Iran has been conducting cyberattacks on critical U.S. infrastructure, believed to be retaliation for similar attacks carried out on the Islamic Republic, researchers at Microsoft warned earlier this month. The tech giant’s Threat Intelligence team further reported that a subgroup known as “Mint Sandstorm” has switched from performing surveillance in 2022 to conducting direct attacks on U.S. interests, including infrastructure.

The intrusions are believed to be in response to attacks carried out on Iranian infrastructure that have been attributed to the United States and Israel. That included a June 2021 attack on the Middle Eastern nation’s railway system and another attack in October 2021 that caused an outage at gasoline stations across the nation.

Researchers from Microsoft’s Threat Intelligence team now believe that Tehran is allowing state-sponsored threat actors more freedom when conducting retaliatory attacks – which has led to an increase in the overall number of incursions in the United States.

“Over the past several months, Microsoft has observed a mature subgroup of Mint Sandstorm, an Iranian nation-state actor previously tracked as PHOSPHORUS, refining its tactics, techniques, and procedures (TTPs). Specifically, this subset has rapidly weaponized N-day vulnerabilities in common enterprise applications and conducted highly-targeted phishing campaigns to quickly and successfully access environments of interest,” Microsoft Threat Intelligence stated in an April 18 blog post.

What is Mint Sandstorm?

The Microsoft team further explained that Mint Sandstorm – a composite name used to describe several subgroups of activity with ties to the same organizational structure – is associated with the intelligence arm of the Islamic Revolutionary Guard Corps (IRGC). That assessment has been corroborated by multiple credible sources including Mandiant, Proofpoint, and SecureWorks.

In 2022, the United States Department of Treasury sanctioned elements of Mint Sandstorm for past cyberattacks citing sponsorship from the IRGC.

Microsoft’s effort to track the larger Mint Sandstorm group also overlaps with other hacking units reportedly tied to Tehran, including APT35, APT42, Charming Kitten, and TA453. Mint Sandstorm has been known to pursue targets in both the private and public sectors, including political dissidents, activist leaders, the Defense Industrial Base (DIB), journalists, and employees from multiple government agencies, including individuals protesting oppressive regimes in the Middle East, the tech firm also noted.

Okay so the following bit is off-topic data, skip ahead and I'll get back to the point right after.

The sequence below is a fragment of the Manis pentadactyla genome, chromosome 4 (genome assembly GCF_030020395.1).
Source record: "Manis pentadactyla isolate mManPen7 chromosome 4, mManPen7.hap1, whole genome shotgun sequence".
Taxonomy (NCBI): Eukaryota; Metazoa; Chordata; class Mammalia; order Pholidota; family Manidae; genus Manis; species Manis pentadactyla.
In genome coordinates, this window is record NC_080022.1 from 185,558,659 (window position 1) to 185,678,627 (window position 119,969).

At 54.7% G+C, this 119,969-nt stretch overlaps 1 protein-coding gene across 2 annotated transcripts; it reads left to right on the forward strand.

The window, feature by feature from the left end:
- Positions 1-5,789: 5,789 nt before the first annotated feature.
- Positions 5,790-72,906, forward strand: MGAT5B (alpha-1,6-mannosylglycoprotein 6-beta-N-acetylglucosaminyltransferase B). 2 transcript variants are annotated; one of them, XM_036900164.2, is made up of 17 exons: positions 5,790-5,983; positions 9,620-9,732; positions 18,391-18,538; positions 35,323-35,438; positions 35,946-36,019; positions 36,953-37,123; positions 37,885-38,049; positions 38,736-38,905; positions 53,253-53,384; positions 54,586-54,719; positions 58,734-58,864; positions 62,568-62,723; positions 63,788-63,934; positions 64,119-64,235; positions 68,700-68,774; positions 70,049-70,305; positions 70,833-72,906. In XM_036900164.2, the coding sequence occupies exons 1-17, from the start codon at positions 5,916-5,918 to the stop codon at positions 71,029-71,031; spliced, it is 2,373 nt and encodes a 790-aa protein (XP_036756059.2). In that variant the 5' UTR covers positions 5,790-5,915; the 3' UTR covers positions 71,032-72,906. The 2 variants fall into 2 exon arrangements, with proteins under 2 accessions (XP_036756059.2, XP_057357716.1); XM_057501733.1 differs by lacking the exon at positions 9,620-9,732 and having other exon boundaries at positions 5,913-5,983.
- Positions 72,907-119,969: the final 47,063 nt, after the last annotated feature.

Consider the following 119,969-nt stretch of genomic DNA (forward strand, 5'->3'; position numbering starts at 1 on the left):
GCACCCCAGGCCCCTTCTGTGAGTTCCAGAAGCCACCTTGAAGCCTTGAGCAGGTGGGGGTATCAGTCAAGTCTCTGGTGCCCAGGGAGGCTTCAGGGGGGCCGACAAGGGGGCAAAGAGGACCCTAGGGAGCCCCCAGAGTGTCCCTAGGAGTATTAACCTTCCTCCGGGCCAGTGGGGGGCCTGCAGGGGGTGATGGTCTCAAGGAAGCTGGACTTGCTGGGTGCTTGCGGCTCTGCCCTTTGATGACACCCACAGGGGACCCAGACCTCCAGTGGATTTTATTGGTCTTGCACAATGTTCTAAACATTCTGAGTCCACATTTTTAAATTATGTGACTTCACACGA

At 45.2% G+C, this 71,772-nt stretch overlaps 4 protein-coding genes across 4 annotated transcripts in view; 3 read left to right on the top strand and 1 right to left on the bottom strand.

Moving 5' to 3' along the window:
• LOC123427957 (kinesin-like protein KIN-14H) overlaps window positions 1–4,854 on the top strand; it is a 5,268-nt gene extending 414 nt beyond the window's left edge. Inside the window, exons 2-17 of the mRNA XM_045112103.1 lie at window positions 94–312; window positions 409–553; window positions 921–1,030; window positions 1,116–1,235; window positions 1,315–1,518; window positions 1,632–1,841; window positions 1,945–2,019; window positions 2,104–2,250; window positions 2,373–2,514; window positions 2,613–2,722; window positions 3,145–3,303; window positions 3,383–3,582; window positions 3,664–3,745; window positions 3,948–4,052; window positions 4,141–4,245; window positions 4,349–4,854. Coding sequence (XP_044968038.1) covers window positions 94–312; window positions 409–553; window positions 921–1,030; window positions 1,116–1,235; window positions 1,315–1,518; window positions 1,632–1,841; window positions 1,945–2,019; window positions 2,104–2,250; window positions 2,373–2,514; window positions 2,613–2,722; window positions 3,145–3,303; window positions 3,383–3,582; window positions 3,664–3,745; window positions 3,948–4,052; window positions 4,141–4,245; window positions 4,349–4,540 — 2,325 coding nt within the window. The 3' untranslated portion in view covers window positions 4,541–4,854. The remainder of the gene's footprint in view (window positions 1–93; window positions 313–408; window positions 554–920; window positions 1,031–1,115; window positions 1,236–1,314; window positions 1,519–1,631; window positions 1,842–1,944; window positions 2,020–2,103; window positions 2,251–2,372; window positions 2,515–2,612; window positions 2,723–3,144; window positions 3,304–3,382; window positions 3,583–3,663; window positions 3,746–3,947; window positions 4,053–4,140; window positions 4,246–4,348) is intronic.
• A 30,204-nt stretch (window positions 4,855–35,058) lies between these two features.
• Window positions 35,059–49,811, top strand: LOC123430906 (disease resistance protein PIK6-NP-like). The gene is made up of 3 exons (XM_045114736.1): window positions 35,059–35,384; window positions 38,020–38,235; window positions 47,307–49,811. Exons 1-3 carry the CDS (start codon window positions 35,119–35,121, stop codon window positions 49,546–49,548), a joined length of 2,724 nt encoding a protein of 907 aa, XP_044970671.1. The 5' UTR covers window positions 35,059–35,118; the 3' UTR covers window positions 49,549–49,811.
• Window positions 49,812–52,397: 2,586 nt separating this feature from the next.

Don’t Let the Guard Down

The report from Microsoft also highlights why businesses and government entities need to remain ever-vigilant against cyberattacks from foreign state actors.

“Mint Sandstorm exhibits tell-tale marks of a more sophisticated adversary approach. Their attack process relies on timing since they are racing against patch timing for publicly disclosed new CVEs,” explained Matt Mullins, senior security researcher at Cybrary, via an email to ClearanceJobs.

“With this being said, there is an obvious effort to scour the internet for information on the latest PoCs, weaponizing them, and then swiftly launching campaigns to gain an initial foothold into networks,” Mullins warned.

“Threat actors are identifying and increasingly exploiting processes, or lack of processes, in vulnerability management,” added Zach Hanley, chief attack engineer at cybersecurity firm

“(Hackers) can invest in discovering 0-days, or they can abuse known, recent vulnerabilities that become public,” Hanley told ClearanceJobs in an email. “The continuous intelligence loop of identifying emerging threats and acting on the new risks before your adversary can will become a more critical investment that organizations will have to weigh in their overall security model. Gone are the days where an annual penetration test sufficed for reducing an organization’s risk.”

From Recon to Attack

Clearly, Mint Sandstorm has built on its cyber reconnaissance talents and now those skills to conduct cyberattacks. Outside of the initial access vector, the utilization of template injection in tandem with small batches of phishing emails leads to a cautious and furtive approach to initial access using traditional phishing methods.

“Once inside, they appear to execute more standard post-exploitation operational procedures: recon, credential theft, and lateral movement, then escalation leading to exfiltration,” said Mullins.

“None of this tradecraft is particularly advanced at this stage but a merely standard and sufficient operation to maneuver in an internal network,” he continued. “Custom malware is always a bit harder but as the toolkits are more publicly shared, ensuring that properly updated signatures will help a great deal with this aspect.”

Moreover, while initial payload detection is difficult at times, there are a number of ways to detect threat actors once they begin to execute the attack.

“There is no way to be 100% invisible,” said Mullins. “There are always tell-tale marks left and thus as defenders, we must use defense in depth and have well trained analysts and threat hunters who are capable to look closer at escalated tickets.”

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Peter Suciu is a freelance writer who covers business technology and cyber security. He currently lives in Michigan and can be reached at You can follow him on Twitter: @PeterSuciu.